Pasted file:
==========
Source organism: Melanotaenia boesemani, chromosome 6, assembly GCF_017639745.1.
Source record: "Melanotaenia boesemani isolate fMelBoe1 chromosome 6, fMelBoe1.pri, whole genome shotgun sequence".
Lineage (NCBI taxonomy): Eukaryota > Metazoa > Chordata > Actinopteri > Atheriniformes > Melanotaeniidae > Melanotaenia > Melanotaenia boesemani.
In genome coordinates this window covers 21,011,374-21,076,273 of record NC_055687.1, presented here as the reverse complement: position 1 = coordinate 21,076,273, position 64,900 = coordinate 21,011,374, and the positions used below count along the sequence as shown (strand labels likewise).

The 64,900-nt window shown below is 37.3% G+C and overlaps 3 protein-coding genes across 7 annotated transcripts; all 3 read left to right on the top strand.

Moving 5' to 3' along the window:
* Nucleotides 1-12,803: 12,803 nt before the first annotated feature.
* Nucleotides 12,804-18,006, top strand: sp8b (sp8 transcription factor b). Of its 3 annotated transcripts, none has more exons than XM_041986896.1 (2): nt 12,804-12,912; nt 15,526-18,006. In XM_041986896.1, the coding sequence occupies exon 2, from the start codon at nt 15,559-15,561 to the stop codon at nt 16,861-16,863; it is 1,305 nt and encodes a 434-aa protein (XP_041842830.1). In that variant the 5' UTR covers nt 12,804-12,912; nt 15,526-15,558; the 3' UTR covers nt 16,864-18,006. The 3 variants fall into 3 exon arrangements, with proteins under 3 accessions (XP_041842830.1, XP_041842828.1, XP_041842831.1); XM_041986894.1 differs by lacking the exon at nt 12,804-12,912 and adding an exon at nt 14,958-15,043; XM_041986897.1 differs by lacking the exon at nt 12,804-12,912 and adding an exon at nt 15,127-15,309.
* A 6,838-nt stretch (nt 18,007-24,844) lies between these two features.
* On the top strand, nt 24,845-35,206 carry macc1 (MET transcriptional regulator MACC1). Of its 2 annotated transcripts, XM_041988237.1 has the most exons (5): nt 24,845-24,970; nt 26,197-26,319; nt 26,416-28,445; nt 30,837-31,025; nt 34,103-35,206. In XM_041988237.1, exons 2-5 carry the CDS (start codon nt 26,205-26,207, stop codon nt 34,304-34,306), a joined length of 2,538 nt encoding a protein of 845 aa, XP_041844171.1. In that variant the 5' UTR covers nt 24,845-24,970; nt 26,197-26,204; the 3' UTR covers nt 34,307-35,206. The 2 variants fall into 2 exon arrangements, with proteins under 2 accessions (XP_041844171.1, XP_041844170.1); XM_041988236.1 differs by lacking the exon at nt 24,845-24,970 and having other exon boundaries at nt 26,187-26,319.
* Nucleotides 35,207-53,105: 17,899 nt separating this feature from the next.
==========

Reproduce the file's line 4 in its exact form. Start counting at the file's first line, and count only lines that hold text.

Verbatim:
In genome coordinates this window covers 21,011,374-21,076,273 of record NC_055687.1, presented here as the reverse complement: position 1 = coordinate 21,076,273, position 64,900 = coordinate 21,011,374, and the positions used below count along the sequence as shown (strand labels likewise).